Dr. Harmony and The KTCI Program Origin

Dr. Harmony Biography and Kink Experience

My name is Patsy Evans aka Dr. Harmony and I am a Doctor of Oriental Medicine, Licensed Mental Health Counselor, Supreme Court Certified Family Court Mediator, Clinical Sexologist, and Certified Transgender Care Provider. I have been a member of and worked with the alternative lifestyle, or Kink, community for more than 20 years. One of the surprising observations that inspired my research and work with this community was the discovery of a very distinct cultural bias about alternative sexual, gender, or relationship lifestyles from the mental health profession that my clients, friends, and colleagues have shared. Many clients of mental health professionals anecdotally report that they have lost faith in healthcare professionals due to either perceived or actual judgment from their providers.

I personally belong to a number of listservs, email groups, and Facebook groups that are geared towards these lifestyles, and rarely does a day go by that someone is not requesting resources for their therapist or physician to help them understand their lifestyle. There is a popular term coined by Dossier Easton, a pillar in the ethical non-monogamy community, for clients who have been maltreated by mental health providers for their alternative sexual, relationship or gender identity: “whether a patient flees a therapeutic environment because they feel pathologized or marginalized by a clinician, we refer to them as therapy refugees” (as cited in Ortmann and Sprott, 2013, p. 6).

Like David M. Ortmann and Richard A. Sprott, my practice has been filled with these clients for almost a decade of my mental health counseling work. One client of mine, who identified as both polyamorous and Kinky, reported that a mental health provider hung up on them and told them never to call again when she was inquiring about services for her suicidal partner. Not long after, her partner committed suicide. I have often wondered if the loss of my patient’s partner could have been prevented if there had been proper intervention from a trained mental health professional.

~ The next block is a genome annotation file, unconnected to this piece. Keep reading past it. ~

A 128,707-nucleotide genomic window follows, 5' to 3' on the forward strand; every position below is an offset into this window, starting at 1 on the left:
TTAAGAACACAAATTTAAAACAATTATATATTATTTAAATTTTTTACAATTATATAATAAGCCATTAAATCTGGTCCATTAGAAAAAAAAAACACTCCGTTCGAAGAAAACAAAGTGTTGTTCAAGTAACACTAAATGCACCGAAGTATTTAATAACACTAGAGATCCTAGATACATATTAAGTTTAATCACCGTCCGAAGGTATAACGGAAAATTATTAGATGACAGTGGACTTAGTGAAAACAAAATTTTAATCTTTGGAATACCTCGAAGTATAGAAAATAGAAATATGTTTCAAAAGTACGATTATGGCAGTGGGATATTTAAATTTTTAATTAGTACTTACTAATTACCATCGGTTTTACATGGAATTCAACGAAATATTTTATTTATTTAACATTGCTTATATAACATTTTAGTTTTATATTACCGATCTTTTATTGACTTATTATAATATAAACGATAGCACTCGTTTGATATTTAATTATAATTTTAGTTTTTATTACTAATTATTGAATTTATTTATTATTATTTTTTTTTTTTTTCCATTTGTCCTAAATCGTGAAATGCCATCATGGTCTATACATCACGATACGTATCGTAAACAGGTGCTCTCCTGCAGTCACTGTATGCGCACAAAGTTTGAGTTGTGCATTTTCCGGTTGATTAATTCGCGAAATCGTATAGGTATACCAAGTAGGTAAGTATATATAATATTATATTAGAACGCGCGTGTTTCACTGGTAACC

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Clinical Practice and KTCI

ktci

In my clinical practice, I also mentor registered and student interns. As a general rule, in my clinical practice, I only take on interns that have a desire to work with this population. I require a significant amount of reading and volunteering within the alternative sexual, gender, and relationship community. I also take them on field trips to events and dungeons, private facilities with specialized equipment for members to mingle and participate in BDSM activities, so that they can become familiar, educated, and desensitized to things that might typically shock them. This kind of exposure often brings up biases for some of my interns that they did not know they had. For example, I can distinctly remember the disappointment I felt for one intern whom I had taken to a fetish convention—a multi-day event that offers classes, social events, and exhibitors marketed towards those who participate in fetish activities. The evenings before classes at this event, there was a meet and greet which was an incredible opportunity for a new intern or student to gain exposure to a variety of fetishes in a public, non-threatening, venue. At this event, there happen to be a gentleman who was walking around tied up in a speedo asking for ladies to pull him around on a string. We declined, and as he walked away her words were “how pathetic.” This response alluded to me that her graduate education had not properly prepared her for working with this population. This experience highly influenced my decision to develop this program.

KTCI Program Augments Sexuality Training

Although Florida state licensure of mental health providers requires graduate coursework in human sexuality, these classes briefly skim over BDSM, non-monogamy, and Kink. Based on my personal experience as an instructor and a student, as well as the feedback from my interns, these classes do nothing to normalize these behaviors or prepare students working with these populations leaving potential counselors to use their own schema and bias in their professional interactions. This further reinforces the need for an educational program designed to meet these educational benchmark needs.

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References

Ortman, D. & Sprott, R. (2015). Sexual outsiders: Understanding BDSM sexualities and communities. Lanham, MD: Rowman & Littlefield Publishers.


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